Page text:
Mayor, William and Mary professor, and later Virginia governor John Garland Pollard had design skills and money sufficient to create two of Williamsburg's most appealing twentieth-century neighborhoods. Chandler Court was laid out in 1922–1924 with two lanes meeting at a shared green. Its houses, including those at numbers 101, 116, and 119, occupied respectively by Pollard, history professor Richard L. Morton, and librarian E. G. Swem, are relatively free interpretations of colonial buildings.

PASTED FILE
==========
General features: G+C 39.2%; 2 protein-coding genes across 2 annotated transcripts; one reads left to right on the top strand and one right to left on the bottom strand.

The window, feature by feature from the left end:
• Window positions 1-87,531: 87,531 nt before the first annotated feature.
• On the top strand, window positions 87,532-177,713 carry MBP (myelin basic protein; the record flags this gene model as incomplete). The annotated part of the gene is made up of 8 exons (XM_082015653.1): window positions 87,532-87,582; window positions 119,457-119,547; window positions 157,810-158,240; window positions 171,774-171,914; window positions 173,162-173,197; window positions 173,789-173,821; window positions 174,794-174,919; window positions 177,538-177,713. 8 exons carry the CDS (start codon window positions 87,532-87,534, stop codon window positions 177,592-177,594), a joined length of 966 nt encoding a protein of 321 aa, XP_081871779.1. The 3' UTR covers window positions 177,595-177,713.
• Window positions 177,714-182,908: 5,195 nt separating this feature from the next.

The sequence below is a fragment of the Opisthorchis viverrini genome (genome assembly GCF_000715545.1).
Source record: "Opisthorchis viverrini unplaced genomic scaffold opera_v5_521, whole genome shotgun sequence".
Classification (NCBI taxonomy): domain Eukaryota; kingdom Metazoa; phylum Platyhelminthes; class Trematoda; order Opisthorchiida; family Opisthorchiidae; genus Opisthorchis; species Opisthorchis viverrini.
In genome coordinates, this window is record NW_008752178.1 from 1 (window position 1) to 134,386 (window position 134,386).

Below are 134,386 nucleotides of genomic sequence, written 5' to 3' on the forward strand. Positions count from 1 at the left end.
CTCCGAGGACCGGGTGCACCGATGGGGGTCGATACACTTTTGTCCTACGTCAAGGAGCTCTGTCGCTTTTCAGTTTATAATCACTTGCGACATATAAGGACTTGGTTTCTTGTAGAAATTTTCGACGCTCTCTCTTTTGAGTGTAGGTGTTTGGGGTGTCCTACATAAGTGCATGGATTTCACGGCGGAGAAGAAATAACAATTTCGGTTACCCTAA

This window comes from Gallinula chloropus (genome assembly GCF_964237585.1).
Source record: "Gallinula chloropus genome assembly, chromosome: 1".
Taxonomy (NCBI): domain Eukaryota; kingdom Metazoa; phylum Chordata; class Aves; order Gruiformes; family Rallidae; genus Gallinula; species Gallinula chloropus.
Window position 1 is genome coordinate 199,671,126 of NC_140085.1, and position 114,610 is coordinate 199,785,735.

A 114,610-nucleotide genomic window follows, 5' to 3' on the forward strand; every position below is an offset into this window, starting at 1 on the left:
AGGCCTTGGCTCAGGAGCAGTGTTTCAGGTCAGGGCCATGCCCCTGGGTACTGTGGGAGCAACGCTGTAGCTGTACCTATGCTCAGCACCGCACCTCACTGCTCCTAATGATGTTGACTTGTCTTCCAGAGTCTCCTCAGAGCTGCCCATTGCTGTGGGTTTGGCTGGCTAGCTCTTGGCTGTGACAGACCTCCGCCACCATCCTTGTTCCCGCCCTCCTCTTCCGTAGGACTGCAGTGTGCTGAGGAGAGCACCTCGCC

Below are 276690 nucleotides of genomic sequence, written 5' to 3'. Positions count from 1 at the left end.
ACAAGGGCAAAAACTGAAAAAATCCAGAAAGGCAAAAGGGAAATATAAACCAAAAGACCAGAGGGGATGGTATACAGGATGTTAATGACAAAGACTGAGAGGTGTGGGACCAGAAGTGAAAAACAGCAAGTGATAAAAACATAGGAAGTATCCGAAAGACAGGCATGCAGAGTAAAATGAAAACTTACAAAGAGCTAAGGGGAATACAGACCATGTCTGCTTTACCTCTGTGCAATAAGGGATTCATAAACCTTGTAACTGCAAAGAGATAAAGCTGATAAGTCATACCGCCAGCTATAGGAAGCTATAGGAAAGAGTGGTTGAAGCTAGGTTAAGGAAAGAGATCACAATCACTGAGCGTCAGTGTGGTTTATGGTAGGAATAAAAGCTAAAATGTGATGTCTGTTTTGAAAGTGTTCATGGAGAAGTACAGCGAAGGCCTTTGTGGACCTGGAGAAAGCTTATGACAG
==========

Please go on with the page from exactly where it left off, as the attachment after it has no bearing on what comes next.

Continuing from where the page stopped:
Pollard Park followed in 1930, with a lane circling a wooded ravine. Most of the houses there are in a more literal eighteenth-century Chesapeake style, illustrating the influence of Colonial Williamsburg. Richmond architect Clarence Wright Huff, Jr., designed 604 and 608 Pollard Park; architect and architectural historian Thomas Tileston Waterman designed 601 Pollard Park and 140 Chandler Court (facing Ballard Lane). Eimer Cappelmann designed 600 Pollard Park in an earlier, more romantic English cottage style.